A Randomized Trial
- Gary D. Foster, PhD;
- Holly R. Wyatt, MD;
- James O. Hill, PhD;
- Angela P. Makris, PhD, RD;
- Diane L. Rosenbaum, BA;
- Carrie Brill, BS;
- Richard I. Stein, PhD;
- B. Selma Mohammed, MD, PhD;
- Bernard Miller, MD;
- Daniel J. Rader, MD;
- Babette Zemel, PhD;
- Thomas A. Wadden, PhD;
- Thomas Tenhave, PhD;
- Craig W. Newcomb, MS; and
- Samuel Klein, MD
+ Author Affiliations
This article has been corrected. For original version, click "Original Version (PDF)" in column 2.
Background: Previous studies comparing low-carbohydrate and low-fat diets have not included a comprehensive behavioral treatment, resulting in suboptimal weight loss.
Objective: To evaluate the effects of 2-year treatment with a low-carbohydrate or low-fat diet, each of which was combined with a comprehensive lifestyle modification program.
Design: Randomized parallel-group trial. (ClinicalTrials.gov registration number: NCT00143936)
Setting: 3 academic medical centers.
Patients: 307 participants with a mean age of 45.5 years (SD, 9.7 years) and mean body mass index of 36.1 kg/m2 (SD, 3.5 kg/m2).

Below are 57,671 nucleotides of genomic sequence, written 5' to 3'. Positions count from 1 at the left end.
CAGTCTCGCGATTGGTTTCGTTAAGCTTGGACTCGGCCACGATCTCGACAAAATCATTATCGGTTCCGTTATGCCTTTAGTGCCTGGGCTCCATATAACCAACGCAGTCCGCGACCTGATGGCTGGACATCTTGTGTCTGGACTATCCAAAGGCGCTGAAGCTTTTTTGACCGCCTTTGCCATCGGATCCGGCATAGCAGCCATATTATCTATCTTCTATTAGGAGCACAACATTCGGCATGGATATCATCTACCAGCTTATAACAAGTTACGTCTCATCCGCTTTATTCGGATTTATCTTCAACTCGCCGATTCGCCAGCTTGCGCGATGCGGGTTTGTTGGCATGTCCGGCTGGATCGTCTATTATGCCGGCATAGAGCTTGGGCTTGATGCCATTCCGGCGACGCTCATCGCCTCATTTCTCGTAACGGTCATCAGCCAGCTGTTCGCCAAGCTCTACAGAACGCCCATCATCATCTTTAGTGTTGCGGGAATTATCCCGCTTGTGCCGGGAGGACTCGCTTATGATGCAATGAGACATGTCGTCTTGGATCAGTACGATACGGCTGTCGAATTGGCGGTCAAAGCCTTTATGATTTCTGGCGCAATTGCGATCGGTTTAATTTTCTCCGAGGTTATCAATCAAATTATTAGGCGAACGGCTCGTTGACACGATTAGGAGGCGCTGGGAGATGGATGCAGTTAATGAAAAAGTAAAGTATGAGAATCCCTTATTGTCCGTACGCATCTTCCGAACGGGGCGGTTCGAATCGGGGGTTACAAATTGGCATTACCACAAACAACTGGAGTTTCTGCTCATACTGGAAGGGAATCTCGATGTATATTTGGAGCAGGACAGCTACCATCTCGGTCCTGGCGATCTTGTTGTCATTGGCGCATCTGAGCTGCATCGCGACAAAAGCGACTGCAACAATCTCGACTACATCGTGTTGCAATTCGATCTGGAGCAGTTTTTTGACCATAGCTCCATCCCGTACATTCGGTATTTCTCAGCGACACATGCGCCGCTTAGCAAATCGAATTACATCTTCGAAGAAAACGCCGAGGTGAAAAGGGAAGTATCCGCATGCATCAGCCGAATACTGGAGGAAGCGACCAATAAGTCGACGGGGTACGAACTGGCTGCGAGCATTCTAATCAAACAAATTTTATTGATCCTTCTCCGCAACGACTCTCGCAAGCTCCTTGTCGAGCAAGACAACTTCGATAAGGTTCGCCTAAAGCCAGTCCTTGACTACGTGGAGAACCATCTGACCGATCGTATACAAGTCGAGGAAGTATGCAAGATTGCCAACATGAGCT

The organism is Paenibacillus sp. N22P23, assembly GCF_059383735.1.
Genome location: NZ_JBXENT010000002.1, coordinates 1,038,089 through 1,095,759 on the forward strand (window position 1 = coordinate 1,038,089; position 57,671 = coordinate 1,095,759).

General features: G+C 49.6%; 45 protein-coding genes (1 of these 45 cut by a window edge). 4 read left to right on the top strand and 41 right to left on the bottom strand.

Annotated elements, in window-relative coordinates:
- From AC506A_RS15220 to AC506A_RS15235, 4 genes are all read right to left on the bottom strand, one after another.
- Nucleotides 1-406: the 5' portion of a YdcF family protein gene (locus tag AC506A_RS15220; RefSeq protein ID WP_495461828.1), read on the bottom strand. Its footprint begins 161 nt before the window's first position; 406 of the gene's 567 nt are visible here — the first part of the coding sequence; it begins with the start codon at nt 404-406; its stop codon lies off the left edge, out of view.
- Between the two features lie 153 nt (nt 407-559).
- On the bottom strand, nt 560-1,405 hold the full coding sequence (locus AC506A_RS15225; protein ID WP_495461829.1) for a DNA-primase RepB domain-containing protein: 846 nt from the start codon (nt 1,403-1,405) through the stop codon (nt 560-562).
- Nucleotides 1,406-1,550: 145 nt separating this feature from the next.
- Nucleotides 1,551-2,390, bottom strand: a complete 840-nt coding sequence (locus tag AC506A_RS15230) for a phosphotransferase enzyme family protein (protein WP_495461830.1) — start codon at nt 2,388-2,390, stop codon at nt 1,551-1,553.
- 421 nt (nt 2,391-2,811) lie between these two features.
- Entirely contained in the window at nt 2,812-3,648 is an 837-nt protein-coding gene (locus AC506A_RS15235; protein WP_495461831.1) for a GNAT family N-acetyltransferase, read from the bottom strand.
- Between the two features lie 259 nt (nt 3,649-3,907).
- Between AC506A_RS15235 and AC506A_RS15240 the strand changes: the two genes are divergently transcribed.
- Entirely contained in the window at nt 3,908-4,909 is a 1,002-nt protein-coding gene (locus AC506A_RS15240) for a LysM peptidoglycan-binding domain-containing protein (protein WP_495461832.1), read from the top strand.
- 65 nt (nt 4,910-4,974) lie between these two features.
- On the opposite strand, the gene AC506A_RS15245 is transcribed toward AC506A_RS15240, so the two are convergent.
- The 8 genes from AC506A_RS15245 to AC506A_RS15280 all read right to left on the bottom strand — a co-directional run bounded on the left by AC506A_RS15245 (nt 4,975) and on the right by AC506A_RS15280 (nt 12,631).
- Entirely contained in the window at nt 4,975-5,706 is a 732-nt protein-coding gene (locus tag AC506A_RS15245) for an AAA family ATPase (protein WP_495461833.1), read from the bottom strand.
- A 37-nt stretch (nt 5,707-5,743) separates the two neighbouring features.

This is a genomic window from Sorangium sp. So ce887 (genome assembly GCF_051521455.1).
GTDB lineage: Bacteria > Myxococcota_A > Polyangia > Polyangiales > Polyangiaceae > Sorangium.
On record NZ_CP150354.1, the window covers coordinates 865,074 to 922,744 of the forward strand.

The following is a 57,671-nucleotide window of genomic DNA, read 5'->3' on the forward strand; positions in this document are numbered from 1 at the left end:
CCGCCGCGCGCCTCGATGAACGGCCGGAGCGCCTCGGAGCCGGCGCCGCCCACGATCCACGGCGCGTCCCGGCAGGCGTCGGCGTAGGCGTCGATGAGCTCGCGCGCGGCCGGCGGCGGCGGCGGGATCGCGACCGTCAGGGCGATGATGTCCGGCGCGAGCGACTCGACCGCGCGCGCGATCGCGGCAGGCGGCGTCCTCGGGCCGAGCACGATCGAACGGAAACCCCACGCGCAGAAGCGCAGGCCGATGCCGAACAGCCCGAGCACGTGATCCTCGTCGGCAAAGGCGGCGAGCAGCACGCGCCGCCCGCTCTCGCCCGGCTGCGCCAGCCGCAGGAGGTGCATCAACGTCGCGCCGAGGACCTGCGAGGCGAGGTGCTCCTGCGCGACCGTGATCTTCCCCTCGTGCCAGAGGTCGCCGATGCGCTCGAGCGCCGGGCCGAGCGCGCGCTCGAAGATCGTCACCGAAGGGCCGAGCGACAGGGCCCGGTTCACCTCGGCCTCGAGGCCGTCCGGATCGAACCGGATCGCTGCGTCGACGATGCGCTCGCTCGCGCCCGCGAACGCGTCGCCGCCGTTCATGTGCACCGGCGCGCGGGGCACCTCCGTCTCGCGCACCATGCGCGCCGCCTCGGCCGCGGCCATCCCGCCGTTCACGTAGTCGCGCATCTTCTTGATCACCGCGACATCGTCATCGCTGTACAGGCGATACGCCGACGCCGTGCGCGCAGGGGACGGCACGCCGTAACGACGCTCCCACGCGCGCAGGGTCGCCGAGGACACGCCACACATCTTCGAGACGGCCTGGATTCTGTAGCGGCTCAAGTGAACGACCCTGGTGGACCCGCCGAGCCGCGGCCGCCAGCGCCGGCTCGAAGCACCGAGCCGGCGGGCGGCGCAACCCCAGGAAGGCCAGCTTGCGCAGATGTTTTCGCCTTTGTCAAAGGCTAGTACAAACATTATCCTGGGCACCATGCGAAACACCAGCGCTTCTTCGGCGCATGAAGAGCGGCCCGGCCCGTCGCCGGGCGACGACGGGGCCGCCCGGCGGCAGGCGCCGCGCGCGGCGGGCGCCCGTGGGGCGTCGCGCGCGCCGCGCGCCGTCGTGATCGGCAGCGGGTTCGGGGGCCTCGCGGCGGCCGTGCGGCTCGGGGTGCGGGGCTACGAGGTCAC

Intervention: A low-carbohydrate diet, which consisted of limited carbohydrate intake (20 g/d for 3 months) in the form of low–glycemic index vegetables with unrestricted consumption of fat and protein. After 3 months, participants in the low-carbohydrate diet group increased their carbohydrate intake (5 g/d per wk) until a stable and desired weight was achieved. A low-fat diet consisted of limited energy intake (1200 to 1800 kcal/d; ≤30% calories from fat). Both diets were combined with comprehensive behavioral treatment.
Measurements: Weight at 2 years was the primary outcome. Secondary measures included weight at 3, 6, and 12 months and serum lipid concentrations, blood pressure, urinary ketones, symptoms, bone mineral density, and body composition throughout the study.
Results: Weight loss was approximately 11 kg (11%) at 1 year and 7 kg (7%) at 2 years. There were no differences in weight, body composition, or bone mineral density between the groups at any time point. During the first 6 months, the low-carbohydrate diet group had greater reductions in diastolic blood pressure, triglyceride levels, and very-low-density lipoprotein cholesterol levels, lesser reductions in low-density lipoprotein cholesterol levels, and more adverse symptoms than did the low-fat diet group. The low-carbohydrate diet group had greater increases in high-density lipoprotein cholesterol levels at all time points, approximating a 23% increase at 2 years.
Limitation: Intensive behavioral treatment was provided, patients with dyslipidemia and diabetes were excluded, and attrition at 2 years was high.
Conclusion: Successful weight loss can be achieved with either a low-fat or low-carbohydrate diet when coupled with behavioral treatment. A low-carbohydrate diet is associated with favorable changes in cardiovascular disease risk factors at 2 years.
Primary Funding Source: National Institutes of Health.